-Arendelle is the replacement for Mermaid Lagoon, featuring kid-friendly attractions, one being a major darkride.

-As noted, within the Caldera is Captain Nemo's hidden Vulcania, with a new set of attractions and dining experiences. 

-Banks of the Tigris is the substitute for Lost River Valley, moving Indiana Jones and his pulp adventures out of the dripping Mayan rainforest and into the dusty streets of 1930s Baghdad (and ruins of Babylon).  Includes a stunt theater and new EMV attraction in the Ziggurat.

-Port Discovery's stand-in here is Hyperion Wharf... filled with a steampunkish airships and anchored by a Soarin'-style attraction.   

-The seventh and final port is The Bayou: an homage to New Orleans Square, housing some nods to Princess and the Frog, musical theater, a riverboat restaurant, along with a Voodoo Plantation E-ticket.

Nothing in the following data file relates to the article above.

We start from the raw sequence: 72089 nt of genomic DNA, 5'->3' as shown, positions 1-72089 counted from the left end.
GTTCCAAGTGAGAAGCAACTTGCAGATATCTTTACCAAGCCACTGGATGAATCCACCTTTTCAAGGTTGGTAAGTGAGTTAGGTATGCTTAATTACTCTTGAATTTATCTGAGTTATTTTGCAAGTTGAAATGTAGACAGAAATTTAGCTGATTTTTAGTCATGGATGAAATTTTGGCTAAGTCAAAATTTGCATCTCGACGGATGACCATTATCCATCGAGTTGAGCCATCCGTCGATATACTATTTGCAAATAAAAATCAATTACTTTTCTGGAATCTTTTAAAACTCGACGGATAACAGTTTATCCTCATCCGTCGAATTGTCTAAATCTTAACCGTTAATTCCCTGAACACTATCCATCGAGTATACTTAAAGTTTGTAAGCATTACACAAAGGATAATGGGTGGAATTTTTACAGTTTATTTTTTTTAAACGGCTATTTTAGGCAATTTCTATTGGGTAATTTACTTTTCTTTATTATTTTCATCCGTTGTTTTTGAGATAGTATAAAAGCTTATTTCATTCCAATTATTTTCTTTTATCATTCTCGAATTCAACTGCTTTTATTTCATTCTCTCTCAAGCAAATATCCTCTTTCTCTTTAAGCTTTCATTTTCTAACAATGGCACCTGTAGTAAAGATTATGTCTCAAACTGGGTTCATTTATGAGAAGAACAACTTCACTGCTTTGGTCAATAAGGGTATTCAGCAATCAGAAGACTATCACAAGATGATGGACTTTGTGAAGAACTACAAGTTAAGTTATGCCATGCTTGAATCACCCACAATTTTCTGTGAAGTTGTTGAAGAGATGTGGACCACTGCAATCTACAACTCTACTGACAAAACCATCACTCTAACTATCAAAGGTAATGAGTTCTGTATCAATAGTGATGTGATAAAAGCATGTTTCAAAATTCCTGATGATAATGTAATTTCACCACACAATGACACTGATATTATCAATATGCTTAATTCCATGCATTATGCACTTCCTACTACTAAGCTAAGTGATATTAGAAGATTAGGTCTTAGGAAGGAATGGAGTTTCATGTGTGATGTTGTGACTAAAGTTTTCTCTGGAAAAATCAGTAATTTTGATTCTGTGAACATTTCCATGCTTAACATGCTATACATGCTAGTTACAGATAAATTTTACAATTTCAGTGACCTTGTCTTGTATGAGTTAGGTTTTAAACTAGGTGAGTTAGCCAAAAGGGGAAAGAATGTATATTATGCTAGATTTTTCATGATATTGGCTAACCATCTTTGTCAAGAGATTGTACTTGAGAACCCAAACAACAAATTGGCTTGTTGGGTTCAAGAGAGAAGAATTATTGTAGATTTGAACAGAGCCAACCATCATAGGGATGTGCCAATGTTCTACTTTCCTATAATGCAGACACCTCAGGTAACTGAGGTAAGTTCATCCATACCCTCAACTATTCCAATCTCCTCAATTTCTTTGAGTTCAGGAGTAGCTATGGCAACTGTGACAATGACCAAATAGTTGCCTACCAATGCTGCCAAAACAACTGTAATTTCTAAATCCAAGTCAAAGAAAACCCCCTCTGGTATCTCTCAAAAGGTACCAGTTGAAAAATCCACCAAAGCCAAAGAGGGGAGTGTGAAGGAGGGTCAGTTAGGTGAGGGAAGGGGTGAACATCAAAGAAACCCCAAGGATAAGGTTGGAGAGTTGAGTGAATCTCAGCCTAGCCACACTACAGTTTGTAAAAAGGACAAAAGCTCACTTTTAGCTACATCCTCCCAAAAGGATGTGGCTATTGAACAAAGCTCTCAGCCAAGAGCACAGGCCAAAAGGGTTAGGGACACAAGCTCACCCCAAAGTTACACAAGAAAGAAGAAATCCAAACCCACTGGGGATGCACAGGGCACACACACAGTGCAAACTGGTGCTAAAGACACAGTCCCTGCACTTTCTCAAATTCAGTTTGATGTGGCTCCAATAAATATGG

Tuesday, June 16, 2015

Customized "Maps" as Souvenirs

One of the more popular activities among theme park enthusiasts is to create one's own menu for an existing park: adding or deleting lands, attractions, restaurants, etc. as one chooses.  And one of the key ways a designer visualizes these things on a macro scale is with an illustrative plan ("map").  

I have now drafted Illustrative Plan templates - in the style seen below - for most of the existing Tier I parks (Anaheim, Orlando, Paris, Tokyo, Hong Kong, Shanghai), and am able to (relatively) quickly and (fairly) inexpensively offer such "Re-Imagineered Maps" as a purchasable souvenir.